In the Taupo catchment, Waikato Regional Council has taken a "whole farm" approach to managing nutrient emissions within limits, but the other three regional councils have not regulated to control all nutrient emissions from all farms. The Government's new National Policy Statement for Freshwater Management now requires regional councils to set freshwater quality limits for all bodies of freshwater in their region. Non-regulatory approaches and permitted activity rules are not likely to be sufficient to manage freshwater quality within limits.

With regard to enforcing compliance with regional rules and resource consent conditions, I was concerned to note that councillors in all the regional councils had some involvement either in deciding whether the council should prosecute or in investigating a case once the decision to prosecute had been made. There are strong and longstanding conventions against elected officials becoming involved in prosecution decisions. All investigation and enforcement decisions on individual matters should be delegated to council staff for an independent decision.

One of the most notable challenges to managing freshwater quality is balancing the rural sector's economic contribution with everyone's desire for clean lakes and rivers.

Managing freshwater quality needs an integrated approach. I encourage those involved to consider:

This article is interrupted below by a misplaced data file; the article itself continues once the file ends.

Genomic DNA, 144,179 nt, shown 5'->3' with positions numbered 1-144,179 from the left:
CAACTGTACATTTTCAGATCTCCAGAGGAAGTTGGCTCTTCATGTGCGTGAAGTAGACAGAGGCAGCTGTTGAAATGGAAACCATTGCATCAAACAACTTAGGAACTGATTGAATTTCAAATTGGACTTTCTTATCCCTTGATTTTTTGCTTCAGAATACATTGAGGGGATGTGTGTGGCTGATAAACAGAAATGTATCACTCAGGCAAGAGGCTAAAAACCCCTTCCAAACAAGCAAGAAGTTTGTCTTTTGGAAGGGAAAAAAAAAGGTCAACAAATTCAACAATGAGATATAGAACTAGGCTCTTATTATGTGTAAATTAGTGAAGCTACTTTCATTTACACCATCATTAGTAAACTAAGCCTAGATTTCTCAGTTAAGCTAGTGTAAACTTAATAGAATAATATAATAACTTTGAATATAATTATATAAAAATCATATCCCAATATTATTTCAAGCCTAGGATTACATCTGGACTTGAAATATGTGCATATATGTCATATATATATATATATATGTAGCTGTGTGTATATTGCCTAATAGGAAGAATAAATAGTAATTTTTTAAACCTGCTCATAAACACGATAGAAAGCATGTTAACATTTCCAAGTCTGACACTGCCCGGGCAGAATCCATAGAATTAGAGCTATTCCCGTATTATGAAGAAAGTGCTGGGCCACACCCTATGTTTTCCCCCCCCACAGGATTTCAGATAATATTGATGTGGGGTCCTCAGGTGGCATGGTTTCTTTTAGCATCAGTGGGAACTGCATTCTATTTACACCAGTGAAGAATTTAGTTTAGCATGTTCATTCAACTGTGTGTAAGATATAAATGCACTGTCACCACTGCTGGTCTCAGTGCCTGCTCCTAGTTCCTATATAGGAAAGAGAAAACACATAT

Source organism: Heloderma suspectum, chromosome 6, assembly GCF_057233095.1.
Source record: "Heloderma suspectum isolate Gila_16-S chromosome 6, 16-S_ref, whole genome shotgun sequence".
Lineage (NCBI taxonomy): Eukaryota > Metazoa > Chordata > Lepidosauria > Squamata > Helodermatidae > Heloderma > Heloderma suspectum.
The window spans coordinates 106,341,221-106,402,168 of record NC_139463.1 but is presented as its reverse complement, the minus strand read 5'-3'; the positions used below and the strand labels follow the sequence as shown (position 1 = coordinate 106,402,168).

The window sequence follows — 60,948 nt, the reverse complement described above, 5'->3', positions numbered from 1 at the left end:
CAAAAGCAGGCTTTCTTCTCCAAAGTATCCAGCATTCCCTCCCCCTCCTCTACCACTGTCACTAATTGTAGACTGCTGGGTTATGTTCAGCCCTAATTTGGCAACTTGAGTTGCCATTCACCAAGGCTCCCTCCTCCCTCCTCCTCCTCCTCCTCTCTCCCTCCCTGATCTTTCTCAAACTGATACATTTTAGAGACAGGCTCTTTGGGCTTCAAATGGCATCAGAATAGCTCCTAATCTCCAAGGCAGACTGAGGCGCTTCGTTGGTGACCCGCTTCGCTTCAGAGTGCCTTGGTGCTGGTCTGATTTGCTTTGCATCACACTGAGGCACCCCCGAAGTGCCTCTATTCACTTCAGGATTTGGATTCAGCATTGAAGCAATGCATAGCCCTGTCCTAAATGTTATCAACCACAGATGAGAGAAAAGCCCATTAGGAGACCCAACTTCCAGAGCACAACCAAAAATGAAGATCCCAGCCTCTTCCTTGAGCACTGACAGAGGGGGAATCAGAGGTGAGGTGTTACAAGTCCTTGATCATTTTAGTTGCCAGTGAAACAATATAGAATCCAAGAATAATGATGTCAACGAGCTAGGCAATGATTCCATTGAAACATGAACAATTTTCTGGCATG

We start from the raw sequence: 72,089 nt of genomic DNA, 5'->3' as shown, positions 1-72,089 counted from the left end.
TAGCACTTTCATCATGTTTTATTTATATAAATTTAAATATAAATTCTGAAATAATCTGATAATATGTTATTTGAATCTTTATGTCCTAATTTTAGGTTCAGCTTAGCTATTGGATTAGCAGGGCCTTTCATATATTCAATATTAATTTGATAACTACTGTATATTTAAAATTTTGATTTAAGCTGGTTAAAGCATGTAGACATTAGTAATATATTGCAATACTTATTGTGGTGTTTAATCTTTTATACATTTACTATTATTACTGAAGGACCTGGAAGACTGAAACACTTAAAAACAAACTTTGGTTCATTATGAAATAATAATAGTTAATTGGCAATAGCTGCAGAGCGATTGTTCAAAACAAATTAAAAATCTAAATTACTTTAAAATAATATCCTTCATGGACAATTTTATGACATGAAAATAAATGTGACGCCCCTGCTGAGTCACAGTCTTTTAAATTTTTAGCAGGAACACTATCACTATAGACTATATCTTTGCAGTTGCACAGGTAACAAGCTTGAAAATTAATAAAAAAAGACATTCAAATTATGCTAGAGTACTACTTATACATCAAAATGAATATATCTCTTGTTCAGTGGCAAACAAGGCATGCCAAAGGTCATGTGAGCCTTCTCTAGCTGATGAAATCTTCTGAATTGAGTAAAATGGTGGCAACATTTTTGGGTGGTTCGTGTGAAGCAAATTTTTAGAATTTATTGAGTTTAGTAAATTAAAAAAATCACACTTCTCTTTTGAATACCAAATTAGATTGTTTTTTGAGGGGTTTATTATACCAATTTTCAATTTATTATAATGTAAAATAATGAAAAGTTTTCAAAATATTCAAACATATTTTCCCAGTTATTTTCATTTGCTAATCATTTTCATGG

• collaboration at all levels – central and local government, across local government, with the dairy sector, stakeholders, iwi, farmers, and communities;
  • sharing knowledge and information – especially easy availability of nationally comparable, high-quality, scientific data and research;
  • a holistic approach to managing freshwater that integrates land use, freshwater quality management, and the effects on the coastal marine environment; and
  • strong links between freshwater management planning and using scientific monitoring to measure the effectiveness of the policies being implemented.

I thank the four regional councils for their willing co-operation with this audit, the National Institute of Water and Atmospheric Research Limited for its advice, and Fonterra, DairyNZ, the Ministry for the Environment, the Ministry of Agriculture and Forestry, the Ecologic Foundation, and the Office of the Parliamentary Commissioner for the Environment for their helpful comments.

Signature - LP

Lyn Provost
Controller and Auditor-General

21 September 2011

page top
Report details

CoverManaging freshwater quality: Challenges for regional councils

ISBN 978-0-478-38320-1 (print)
ISBN 978-0-478-38321-8 (online)